India has warned its citizens of an advanced malware targeting Android users, capable of accessing sensitive data and allowing hackers control over infected devices.
The Controller General of Defence Accounts, a department in India’s Defense Ministry, released the advisory on the Remote Access Trojan called DogeRAT, originally brought to notice by the cybersecurity startup CloudSEK. The note said the malware, targeting Android users primarily located in India, is distributed via social media and messaging platforms as legitimate apps such as ChatGPT, Opera Mini and even as “premium versions” of YouTube, Netflix and Instagram.
“Once installed on a victim’s device, the malware gains unauthorized access to sensitive data including contacts, messages and banking credentials,” the advisory dated August 24 said.
The malware can commandeer infected devices, allowing hackers to send spam, initiate unauthorized payments, alter files, and even capture photos and keystrokes; it can also track the user’s location and record audio, the note said.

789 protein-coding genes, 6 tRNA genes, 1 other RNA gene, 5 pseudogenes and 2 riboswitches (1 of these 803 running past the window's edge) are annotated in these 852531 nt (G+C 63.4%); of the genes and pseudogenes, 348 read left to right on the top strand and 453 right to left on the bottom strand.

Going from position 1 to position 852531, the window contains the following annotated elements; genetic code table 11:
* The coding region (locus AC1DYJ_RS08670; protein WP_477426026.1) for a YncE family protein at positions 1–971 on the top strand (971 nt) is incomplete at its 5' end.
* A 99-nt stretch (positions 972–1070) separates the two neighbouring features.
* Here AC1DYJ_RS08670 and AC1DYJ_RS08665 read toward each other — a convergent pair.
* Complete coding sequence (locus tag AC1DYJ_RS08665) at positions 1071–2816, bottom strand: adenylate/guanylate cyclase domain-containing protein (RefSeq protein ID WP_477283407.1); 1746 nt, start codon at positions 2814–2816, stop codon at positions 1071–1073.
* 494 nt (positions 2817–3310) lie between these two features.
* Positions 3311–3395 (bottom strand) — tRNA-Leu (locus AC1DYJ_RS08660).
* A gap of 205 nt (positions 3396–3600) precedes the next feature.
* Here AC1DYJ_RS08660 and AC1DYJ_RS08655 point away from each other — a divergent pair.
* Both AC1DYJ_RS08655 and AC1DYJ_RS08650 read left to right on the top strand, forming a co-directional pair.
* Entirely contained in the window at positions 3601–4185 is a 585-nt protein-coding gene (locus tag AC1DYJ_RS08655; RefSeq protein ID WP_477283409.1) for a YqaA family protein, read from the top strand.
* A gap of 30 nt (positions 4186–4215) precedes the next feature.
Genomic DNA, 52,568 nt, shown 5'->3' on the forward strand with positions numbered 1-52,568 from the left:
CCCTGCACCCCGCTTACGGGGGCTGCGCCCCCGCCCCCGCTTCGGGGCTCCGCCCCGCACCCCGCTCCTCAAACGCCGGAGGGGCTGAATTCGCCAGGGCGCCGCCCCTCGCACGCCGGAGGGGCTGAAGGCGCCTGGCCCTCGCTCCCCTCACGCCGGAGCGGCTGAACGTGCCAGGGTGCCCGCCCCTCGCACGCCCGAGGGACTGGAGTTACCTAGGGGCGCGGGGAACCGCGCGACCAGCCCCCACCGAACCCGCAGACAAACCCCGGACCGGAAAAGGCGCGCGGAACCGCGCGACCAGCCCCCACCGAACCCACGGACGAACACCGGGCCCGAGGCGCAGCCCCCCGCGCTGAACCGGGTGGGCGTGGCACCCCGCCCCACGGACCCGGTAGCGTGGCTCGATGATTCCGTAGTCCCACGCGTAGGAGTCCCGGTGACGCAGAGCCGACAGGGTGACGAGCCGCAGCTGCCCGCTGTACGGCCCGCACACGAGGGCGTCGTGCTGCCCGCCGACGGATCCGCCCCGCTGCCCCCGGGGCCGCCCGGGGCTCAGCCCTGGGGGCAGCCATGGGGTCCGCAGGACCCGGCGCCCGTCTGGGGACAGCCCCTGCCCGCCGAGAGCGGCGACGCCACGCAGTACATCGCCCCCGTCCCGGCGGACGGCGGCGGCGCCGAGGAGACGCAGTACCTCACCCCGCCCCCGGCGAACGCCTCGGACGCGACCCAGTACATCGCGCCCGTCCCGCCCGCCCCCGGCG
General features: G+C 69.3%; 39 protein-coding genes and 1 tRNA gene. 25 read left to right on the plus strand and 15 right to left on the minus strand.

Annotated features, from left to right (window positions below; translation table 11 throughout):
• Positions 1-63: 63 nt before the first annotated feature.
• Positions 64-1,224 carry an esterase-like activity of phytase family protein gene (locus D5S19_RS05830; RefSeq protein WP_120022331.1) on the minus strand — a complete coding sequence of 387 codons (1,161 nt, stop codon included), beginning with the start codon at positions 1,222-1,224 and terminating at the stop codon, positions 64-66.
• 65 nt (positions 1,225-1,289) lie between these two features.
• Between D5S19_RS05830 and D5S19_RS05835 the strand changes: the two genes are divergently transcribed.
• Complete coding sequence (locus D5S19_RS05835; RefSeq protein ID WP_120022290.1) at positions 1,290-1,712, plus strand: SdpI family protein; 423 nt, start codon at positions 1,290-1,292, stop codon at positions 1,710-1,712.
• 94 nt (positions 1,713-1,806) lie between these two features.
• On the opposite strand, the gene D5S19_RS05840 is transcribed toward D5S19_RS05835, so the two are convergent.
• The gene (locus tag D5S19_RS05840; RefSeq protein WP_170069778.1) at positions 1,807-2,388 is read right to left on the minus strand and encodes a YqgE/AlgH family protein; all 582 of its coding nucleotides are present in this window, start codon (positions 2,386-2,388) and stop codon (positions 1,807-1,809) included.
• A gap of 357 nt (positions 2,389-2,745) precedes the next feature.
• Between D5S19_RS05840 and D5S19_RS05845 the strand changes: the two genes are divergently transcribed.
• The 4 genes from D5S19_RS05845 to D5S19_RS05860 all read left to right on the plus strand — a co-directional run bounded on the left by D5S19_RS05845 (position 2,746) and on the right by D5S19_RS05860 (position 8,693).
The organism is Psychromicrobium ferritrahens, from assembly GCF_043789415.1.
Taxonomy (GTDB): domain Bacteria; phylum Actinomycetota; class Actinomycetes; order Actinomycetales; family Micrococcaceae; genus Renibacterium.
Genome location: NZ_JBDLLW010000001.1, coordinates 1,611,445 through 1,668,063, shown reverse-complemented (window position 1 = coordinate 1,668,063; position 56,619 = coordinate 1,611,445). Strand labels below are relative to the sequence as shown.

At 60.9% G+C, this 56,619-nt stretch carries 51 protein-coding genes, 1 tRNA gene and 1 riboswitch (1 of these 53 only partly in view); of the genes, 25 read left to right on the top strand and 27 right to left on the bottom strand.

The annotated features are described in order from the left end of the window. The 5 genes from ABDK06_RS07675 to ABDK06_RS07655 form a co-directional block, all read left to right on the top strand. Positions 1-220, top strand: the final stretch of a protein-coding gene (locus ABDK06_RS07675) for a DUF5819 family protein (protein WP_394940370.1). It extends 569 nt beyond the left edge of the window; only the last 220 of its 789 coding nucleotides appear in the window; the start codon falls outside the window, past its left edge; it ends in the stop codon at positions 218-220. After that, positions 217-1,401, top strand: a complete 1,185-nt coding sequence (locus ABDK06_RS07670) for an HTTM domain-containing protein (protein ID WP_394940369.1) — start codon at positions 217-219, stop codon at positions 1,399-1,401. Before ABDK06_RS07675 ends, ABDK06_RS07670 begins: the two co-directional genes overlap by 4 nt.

While the origin of the threat remains unknown, the advisory highlights that a group of cybercriminals used Telegram to disseminate fake versions of popular apps such as ChatGPT, Instagram, Opera Mini, and YouTube in a recent incident.
The Defense Ministry has asked its departments and officials to refrain from downloading apps from unverified third-party platforms and clicking on links from unknown senders. They are also advised to keep smartphones updated with the latest software and security patches and to install an antivirus app.
In its blog post in late May, CloudSEK said the open-source Android malware, based on Java, targeted customers across multiple industries, including banking and entertainment. The startup also noted that while most of the campaign initially targeted users in India, it is intended to have a global reach.
DogeRAT’s author showed in a post on GitHub that the malware campaign could be launched using a Telegram bot and an open-source NodeJS app hosting platform, CloudSEK researchers said.
The emergency of the advisory was first reported by the local outlet Moneycontrol.
With India’s rise in digitization, cybersecurity breaches have surged in the nation, now the world’s second-largest internet market after China. The Indian IT ministry reported a 171% increase in cybersecurity incidents affecting government departments, rising to 192,439 in 2022 from 70,798 in 2018.
One of the significant cybersecurity incidents targeted India’s biggest public medical institution, All India Institute of Medical Sciences (AIIMS), in New Delhi last year. The ransomware attack impacted five servers containing a total of 1.3 terabytes of data, the government disclosed in its response to the parliament in December.